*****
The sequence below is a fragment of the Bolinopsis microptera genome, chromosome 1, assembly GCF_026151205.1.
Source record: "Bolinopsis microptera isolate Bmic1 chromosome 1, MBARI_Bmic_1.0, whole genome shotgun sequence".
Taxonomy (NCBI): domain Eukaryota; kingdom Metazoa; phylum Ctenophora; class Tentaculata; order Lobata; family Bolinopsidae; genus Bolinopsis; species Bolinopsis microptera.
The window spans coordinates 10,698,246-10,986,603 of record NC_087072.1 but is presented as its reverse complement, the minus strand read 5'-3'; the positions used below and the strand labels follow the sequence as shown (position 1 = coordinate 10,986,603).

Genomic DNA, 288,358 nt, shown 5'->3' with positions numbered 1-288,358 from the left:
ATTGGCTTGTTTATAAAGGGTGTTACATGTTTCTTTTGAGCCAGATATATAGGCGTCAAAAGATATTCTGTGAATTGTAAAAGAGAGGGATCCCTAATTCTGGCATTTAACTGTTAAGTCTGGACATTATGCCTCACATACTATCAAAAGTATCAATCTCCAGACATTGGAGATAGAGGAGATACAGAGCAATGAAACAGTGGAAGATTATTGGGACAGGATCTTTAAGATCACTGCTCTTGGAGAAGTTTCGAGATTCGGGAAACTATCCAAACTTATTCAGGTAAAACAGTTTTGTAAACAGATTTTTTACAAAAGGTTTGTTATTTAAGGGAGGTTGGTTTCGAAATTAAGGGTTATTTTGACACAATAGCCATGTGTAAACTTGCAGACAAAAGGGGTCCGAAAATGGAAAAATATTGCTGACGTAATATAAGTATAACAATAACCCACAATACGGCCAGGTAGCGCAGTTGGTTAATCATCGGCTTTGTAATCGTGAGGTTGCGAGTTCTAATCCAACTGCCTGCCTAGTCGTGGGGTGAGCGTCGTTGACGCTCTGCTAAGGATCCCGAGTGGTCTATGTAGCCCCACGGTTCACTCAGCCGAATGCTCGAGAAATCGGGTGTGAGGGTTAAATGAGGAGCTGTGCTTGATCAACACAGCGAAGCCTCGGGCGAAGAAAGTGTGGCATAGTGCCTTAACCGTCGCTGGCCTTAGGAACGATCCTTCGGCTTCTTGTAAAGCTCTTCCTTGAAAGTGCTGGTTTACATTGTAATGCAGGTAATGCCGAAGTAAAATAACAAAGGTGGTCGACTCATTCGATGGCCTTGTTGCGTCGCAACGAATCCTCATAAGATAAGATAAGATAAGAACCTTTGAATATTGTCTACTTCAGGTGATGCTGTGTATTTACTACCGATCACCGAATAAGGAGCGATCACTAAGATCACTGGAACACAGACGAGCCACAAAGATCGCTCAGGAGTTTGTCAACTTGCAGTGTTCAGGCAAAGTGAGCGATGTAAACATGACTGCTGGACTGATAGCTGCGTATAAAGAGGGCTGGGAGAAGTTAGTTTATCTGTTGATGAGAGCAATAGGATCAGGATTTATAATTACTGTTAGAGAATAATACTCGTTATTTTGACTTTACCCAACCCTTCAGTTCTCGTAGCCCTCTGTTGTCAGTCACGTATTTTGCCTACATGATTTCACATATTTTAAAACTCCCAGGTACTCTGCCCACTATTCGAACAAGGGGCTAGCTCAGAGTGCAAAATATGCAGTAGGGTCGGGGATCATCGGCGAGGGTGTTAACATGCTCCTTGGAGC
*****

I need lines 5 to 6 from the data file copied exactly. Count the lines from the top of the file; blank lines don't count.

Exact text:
Genomic DNA, 288,358 nt, shown 5'->3' with positions numbered 1-288,358 from the left:
ATTGGCTTGTTTATAAAGGGTGTTACATGTTTCTTTTGAGCCAGATATATAGGCGTCAAAAGATATTCTGTGAATTGTAAAAGAGAGGGATCCCTAATTCTGGCATTTAACTGTTAAGTCTGGACATTATGCCTCACATACTATCAAAAGTATCAATCTCCAGACATTGGAGATAGAGGAGATACAGAGCAATGAAACAGTGGAAGATTATTGGGACAGGATCTTTAAGATCACTGCTCTTGGAGAAGTTTCGAGATTCGGGAAACTATCCAAACTTATTCAGGTAAAACAGTTTTGTAAACAGATTTTTTACAAAAGGTTTGTTATTTAAGGGAGGTTGGTTTCGAAATTAAGGGTTATTTTGACACAATAGCCATGTGTAAACTTGCAGACAAAAGGGGTCCGAAAATGGAAAAATATTGCTGACGTAATATAAGTATAACAATAACCCACAATACGGCCAGGTAGCGCAGTTGGTTAATCATCGGCTTTGTAATCGTGAGGTTGCGAGTTCTAATCCAACTGCCTGCCTAGTCGTGGGGTGAGCGTCGTTGACGCTCTGCTAAGGATCCCGAGTGGTCTATGTAGCCCCACGGTTCACTCAGCCGAATGCTCGAGAAATCGGGTGTGAGGGTTAAATGAGGAGCTGTGCTTGATCAACACAGCGAAGCCTCGGGCGAAGAAAGTGTGGCATAGTGCCTTAACCGTCGCTGGCCTTAGGAACGATCCTTCGGCTTCTTGTAAAGCTCTTCCTTGAAAGTGCTGGTTTACATTGTAATGCAGGTAATGCCGAAGTAAAATAACAAAGGTGGTCGACTCATTCGATGGCCTTGTTGCGTCGCAACGAATCCTCATAAGATAAGATAAGATAAGAACCTTTGAATATTGTCTACTTCAGGTGATGCTGTGTATTTACTACCGATCACCGAATAAGGAGCGATCACTAAGATCACTGGAACACAGACGAGCCACAAAGATCGCTCAGGAGTTTGTCAACTTGCAGTGTTCAGGCAAAGTGAGCGATGTAAACATGACTGCTGGACTGATAGCTGCGTATAAAGAGGGCTGGGAGAAGTTAGTTTATCTGTTGATGAGAGCAATAGGATCAGGATTTATAATTACTGTTAGAGAATAATACTCGTTATTTTGACTTTACCCAACCCTTCAGTTCTCGTAGCCCTCTGTTGTCAGTCACGTATTTTGCCTACATGATTTCACATATTTTAAAACTCCCAGGTACTCTGCCCACTATTCGAACAAGGGGCTAGCTCAGAGTGCAAAATATGCAGTAGGGTCGGGGATCATCGGCGAGGGTGTTAACATGCTCCTTGGAGC